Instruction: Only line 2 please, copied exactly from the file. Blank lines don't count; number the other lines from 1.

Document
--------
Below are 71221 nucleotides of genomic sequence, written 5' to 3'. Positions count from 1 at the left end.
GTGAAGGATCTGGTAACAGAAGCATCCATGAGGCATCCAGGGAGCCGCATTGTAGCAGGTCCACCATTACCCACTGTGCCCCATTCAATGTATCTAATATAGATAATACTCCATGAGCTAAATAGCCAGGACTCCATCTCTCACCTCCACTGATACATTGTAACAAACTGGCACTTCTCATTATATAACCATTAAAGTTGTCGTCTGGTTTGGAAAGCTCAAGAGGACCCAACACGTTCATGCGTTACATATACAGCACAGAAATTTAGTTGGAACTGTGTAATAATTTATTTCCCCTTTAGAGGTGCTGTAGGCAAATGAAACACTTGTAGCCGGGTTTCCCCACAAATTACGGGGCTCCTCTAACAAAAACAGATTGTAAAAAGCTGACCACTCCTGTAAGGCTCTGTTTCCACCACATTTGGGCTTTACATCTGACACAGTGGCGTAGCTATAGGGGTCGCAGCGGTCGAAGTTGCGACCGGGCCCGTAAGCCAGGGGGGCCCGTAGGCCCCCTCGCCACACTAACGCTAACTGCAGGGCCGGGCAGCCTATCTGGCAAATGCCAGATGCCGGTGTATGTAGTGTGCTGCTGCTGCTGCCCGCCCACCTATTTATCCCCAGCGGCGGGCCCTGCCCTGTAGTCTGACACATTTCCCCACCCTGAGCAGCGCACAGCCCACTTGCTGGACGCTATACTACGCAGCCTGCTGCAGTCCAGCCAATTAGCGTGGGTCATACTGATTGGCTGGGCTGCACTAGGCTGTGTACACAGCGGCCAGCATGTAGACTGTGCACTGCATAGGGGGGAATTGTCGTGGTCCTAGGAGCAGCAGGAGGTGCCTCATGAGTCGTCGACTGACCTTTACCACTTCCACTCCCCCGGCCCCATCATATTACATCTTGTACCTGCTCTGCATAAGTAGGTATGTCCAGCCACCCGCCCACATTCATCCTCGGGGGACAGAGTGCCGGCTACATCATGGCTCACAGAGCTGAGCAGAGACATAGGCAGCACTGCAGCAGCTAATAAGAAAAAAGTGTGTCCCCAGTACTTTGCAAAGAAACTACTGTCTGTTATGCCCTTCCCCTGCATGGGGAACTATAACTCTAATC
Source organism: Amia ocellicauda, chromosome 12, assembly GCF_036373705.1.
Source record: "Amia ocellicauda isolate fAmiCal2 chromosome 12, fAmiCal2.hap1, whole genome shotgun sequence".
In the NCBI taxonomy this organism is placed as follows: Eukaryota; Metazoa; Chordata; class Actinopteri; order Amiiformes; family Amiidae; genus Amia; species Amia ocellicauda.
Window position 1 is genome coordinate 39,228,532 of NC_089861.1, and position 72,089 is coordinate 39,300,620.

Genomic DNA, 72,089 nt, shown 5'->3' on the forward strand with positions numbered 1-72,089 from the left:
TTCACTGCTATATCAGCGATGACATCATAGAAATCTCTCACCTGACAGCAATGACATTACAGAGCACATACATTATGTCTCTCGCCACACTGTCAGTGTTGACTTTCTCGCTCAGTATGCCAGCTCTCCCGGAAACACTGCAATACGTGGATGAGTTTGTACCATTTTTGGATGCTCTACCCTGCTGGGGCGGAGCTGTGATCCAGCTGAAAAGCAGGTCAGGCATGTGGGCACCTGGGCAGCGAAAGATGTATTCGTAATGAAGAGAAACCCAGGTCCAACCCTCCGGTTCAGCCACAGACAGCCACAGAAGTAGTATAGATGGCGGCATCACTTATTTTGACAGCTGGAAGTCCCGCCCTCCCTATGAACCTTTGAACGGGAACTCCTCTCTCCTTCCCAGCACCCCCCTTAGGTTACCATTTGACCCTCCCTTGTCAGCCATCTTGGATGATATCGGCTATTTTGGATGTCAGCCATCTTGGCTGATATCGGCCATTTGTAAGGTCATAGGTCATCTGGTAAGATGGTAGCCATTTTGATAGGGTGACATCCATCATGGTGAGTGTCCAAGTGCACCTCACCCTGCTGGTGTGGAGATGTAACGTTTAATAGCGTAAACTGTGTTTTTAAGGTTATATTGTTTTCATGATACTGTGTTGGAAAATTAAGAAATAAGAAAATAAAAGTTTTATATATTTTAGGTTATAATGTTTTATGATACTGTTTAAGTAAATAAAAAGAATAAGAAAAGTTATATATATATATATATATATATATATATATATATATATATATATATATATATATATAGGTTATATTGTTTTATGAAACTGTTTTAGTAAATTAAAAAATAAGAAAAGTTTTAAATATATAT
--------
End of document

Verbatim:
GTGAAGGATCTGGTAACAGAAGCATCCATGAGGCATCCAGGGAGCCGCATTGTAGCAGGTCCACCATTACCCACTGTGCCCCATTCAATGTATCTAATATAGATAATACTCCATGAGCTAAATAGCCAGGACTCCATCTCTCACCTCCACTGATACATTGTAACAAACTGGCACTTCTCATTATATAACCATTAAAGTTGTCGTCTGGTTTGGAAAGCTCAAGAGGACCCAACACGTTCATGCGTTACATATACAGCACAGAAATTTAGTTGGAACTGTGTAATAATTTATTTCCCCTTTAGAGGTGCTGTAGGCAAATGAAACACTTGTAGCCGGGTTTCCCCACAAATTACGGGGCTCCTCTAACAAAAACAGATTGTAAAAAGCTGACCACTCCTGTAAGGCTCTGTTTCCACCACATTTGGGCTTTACATCTGACACAGTGGCGTAGCTATAGGGGTCGCAGCGGTCGAAGTTGCGACCGGGCCCGTAAGCCAGGGGGGCCCGTAGGCCCCCTCGCCACACTAACGCTAACTGCAGGGCCGGGCAGCCTATCTGGCAAATGCCAGATGCCGGTGTATGTAGTGTGCTGCTGCTGCTGCCCGCCCACCTATTTATCCCCAGCGGCGGGCCCTGCCCTGTAGTCTGACACATTTCCCCACCCTGAGCAGCGCACAGCCCACTTGCTGGACGCTATACTACGCAGCCTGCTGCAGTCCAGCCAATTAGCGTGGGTCATACTGATTGGCTGGGCTGCACTAGGCTGTGTACACAGCGGCCAGCATGTAGACTGTGCACTGCATAGGGGGGAATTGTCGTGGTCCTAGGAGCAGCAGGAGGTGCCTCATGAGTCGTCGACTGACCTTTACCACTTCCACTCCCCCGGCCCCATCATATTACATCTTGTACCTGCTCTGCATAAGTAGGTATGTCCAGCCACCCGCCCACATTCATCCTCGGGGGACAGAGTGCCGGCTACATCATGGCTCACAGAGCTGAGCAGAGACATAGGCAGCACTGCAGCAGCTAATAAGAAAAAAGTGTGTCCCCAGTACTTTGCAAAGAAACTACTGTCTGTTATGCCCTTCCCCTGCATGGGGAACTATAACTCTAATC